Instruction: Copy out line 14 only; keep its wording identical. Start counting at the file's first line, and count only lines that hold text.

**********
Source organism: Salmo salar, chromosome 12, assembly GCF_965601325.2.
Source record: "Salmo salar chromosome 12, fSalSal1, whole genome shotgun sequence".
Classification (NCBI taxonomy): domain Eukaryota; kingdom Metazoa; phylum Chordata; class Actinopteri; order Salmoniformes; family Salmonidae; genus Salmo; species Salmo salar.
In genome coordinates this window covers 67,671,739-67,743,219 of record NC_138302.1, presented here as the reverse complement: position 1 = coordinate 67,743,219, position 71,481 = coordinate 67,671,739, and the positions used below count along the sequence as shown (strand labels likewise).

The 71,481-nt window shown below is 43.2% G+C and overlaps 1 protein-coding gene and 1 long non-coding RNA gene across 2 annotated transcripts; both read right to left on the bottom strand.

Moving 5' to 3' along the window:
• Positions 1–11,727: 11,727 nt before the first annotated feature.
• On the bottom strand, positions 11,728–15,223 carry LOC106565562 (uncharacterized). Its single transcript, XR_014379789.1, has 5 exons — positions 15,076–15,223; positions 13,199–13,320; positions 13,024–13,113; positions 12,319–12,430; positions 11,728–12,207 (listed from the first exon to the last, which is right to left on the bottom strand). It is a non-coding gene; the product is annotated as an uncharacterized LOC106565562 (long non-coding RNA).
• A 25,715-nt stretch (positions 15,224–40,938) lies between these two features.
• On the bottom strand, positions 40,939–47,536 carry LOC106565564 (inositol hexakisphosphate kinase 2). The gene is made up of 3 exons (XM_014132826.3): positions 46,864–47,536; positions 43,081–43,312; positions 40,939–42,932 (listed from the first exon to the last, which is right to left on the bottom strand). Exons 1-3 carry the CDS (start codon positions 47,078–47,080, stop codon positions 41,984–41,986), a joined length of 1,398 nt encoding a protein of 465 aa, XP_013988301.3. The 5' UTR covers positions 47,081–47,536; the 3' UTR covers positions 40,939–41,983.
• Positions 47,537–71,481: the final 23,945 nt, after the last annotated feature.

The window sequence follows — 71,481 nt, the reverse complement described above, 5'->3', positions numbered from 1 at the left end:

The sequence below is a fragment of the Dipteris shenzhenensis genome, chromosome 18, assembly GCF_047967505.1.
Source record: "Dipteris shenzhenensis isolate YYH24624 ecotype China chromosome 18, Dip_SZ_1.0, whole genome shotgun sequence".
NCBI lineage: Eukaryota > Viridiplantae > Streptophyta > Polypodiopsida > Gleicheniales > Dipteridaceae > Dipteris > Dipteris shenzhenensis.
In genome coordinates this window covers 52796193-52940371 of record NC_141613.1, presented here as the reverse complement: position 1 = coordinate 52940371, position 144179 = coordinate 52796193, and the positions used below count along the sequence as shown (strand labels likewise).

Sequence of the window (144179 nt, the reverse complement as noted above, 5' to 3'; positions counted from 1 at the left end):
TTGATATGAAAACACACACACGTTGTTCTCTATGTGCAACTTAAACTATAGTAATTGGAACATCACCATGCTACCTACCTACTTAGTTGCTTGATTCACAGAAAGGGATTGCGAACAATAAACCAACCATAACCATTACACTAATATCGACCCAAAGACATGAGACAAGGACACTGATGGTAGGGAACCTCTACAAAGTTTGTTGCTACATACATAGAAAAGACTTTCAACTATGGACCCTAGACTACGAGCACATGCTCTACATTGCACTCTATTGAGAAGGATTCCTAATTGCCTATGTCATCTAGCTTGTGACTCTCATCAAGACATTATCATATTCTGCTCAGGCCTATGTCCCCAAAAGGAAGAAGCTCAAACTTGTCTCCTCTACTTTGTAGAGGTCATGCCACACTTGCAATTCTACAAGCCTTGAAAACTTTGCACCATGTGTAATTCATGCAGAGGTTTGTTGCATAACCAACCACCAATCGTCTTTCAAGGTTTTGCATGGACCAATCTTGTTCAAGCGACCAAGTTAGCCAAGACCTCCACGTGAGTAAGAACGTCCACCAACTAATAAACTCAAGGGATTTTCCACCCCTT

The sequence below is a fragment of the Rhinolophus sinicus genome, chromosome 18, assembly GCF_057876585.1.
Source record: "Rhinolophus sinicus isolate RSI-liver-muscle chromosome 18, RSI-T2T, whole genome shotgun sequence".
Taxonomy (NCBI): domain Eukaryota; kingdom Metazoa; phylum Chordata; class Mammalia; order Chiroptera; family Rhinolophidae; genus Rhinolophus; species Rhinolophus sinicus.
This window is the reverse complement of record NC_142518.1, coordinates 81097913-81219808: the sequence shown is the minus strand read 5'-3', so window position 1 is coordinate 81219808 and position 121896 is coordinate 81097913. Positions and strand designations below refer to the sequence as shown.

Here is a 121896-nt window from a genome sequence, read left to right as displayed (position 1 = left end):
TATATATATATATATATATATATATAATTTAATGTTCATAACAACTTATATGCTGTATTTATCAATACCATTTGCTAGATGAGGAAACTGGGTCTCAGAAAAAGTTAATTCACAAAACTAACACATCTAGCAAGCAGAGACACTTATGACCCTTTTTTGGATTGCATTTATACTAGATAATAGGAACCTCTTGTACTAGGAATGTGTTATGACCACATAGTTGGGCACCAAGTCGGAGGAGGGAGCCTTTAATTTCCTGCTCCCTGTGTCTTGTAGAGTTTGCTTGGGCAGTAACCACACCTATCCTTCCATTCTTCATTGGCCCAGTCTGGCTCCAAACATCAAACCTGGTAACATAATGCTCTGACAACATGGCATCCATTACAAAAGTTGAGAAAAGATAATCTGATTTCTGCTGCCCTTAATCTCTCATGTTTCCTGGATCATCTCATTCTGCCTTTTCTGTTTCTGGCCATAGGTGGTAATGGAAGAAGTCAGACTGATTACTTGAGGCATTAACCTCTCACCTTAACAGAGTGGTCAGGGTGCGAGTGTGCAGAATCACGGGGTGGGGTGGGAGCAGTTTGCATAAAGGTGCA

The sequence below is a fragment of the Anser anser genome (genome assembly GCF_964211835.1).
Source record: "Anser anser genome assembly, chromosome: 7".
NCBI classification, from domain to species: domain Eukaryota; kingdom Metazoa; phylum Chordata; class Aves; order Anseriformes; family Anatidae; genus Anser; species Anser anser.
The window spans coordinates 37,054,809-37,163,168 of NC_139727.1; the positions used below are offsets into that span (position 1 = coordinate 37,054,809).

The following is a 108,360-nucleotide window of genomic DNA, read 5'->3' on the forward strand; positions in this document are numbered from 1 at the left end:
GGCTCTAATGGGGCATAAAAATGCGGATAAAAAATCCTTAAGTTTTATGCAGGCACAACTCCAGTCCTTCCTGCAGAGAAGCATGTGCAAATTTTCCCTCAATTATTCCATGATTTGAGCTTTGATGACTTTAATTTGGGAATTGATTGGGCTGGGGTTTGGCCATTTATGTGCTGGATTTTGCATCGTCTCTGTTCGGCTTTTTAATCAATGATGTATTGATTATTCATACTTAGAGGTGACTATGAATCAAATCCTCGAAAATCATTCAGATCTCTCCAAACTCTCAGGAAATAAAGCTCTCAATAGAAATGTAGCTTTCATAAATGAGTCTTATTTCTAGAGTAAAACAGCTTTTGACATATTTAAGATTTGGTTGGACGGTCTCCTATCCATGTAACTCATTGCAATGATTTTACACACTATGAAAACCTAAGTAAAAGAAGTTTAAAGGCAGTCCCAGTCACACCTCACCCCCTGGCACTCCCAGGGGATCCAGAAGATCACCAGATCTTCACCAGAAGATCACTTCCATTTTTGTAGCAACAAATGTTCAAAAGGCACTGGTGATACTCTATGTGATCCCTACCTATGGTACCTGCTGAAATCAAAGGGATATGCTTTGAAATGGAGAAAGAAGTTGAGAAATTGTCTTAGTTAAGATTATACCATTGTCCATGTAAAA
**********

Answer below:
Source record: "Dipteris shenzhenensis isolate YYH24624 ecotype China chromosome 18, Dip_SZ_1.0, whole genome shotgun sequence".